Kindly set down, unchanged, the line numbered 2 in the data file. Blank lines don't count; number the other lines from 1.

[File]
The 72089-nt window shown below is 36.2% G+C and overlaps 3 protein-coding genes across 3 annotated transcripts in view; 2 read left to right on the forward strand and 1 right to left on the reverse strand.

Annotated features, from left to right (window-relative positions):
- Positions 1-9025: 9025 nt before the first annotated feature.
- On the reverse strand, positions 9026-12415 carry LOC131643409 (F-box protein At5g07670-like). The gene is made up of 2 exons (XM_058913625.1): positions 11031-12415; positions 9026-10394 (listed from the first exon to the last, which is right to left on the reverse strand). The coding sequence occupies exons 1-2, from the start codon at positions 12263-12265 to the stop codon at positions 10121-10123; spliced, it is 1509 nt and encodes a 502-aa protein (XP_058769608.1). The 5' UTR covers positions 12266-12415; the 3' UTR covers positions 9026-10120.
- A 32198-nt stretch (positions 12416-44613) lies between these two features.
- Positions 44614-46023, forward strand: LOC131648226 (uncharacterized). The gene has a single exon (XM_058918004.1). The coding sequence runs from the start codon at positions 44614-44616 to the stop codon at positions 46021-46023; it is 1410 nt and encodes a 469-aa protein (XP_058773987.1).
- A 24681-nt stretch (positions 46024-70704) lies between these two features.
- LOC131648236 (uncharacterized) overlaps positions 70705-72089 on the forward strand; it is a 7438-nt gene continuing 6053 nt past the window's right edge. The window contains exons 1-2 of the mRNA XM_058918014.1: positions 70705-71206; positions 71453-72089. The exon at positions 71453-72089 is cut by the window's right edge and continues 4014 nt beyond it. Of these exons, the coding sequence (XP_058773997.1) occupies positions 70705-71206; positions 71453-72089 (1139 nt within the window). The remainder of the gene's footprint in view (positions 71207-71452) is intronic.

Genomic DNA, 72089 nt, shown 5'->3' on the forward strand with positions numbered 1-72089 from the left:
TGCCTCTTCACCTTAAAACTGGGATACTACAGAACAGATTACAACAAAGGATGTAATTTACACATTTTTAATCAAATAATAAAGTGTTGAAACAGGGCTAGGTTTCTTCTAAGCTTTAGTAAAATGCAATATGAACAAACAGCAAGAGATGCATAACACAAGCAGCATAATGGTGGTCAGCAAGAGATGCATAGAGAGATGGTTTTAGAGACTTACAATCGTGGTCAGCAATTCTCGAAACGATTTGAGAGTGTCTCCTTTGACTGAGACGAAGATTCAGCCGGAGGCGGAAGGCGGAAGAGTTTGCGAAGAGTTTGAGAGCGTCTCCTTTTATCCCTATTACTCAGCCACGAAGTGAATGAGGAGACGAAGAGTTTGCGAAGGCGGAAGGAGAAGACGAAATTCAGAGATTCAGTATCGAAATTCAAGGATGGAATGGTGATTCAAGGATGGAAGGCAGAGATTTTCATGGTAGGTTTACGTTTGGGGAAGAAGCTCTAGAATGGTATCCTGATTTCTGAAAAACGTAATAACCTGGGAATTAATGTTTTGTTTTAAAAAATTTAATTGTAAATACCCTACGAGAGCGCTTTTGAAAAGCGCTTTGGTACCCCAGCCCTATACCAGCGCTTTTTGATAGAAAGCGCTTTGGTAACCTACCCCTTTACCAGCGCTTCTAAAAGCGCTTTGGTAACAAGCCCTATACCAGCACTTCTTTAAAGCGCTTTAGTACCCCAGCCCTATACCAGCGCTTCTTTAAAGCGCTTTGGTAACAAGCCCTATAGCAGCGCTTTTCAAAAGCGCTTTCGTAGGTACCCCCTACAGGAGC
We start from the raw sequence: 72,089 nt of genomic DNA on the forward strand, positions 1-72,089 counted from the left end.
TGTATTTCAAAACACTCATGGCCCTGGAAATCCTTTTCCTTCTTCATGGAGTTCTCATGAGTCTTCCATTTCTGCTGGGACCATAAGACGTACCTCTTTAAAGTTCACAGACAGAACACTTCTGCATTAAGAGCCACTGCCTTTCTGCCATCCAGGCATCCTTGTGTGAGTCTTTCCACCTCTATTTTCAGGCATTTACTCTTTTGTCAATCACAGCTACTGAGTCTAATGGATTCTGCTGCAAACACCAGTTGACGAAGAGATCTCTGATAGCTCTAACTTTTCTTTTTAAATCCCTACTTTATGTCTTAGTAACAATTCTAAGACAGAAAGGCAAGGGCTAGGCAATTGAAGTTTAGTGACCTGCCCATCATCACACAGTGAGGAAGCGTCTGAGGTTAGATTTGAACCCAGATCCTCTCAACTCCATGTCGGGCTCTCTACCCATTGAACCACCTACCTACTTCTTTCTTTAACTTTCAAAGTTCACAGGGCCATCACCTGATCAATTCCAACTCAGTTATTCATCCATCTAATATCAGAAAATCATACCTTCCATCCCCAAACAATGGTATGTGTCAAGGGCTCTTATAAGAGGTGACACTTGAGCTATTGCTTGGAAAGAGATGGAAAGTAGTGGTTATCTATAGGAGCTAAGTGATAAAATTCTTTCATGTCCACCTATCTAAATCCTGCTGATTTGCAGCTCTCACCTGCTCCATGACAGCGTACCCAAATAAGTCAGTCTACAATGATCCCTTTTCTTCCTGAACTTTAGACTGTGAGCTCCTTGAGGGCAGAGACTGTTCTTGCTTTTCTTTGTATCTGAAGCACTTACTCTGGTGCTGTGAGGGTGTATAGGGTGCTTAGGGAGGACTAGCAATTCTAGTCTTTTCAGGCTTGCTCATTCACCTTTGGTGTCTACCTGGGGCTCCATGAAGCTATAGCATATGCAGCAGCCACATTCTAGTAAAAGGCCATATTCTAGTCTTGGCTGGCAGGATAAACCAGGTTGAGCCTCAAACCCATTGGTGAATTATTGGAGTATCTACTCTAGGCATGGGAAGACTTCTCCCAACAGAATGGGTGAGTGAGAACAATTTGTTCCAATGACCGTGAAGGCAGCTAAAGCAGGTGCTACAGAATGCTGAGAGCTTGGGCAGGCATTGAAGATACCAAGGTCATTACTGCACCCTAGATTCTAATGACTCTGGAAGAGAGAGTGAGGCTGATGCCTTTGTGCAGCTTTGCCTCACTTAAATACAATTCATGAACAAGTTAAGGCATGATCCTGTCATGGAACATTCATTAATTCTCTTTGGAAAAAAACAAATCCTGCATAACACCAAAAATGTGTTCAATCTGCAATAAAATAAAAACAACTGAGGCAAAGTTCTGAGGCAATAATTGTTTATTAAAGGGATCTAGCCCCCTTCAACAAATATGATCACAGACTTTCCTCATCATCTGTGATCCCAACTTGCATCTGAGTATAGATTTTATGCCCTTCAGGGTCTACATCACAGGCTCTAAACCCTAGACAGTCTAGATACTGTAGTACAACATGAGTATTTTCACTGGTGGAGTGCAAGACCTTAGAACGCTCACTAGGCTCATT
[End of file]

Annotated features, from left to right (window-relative positions):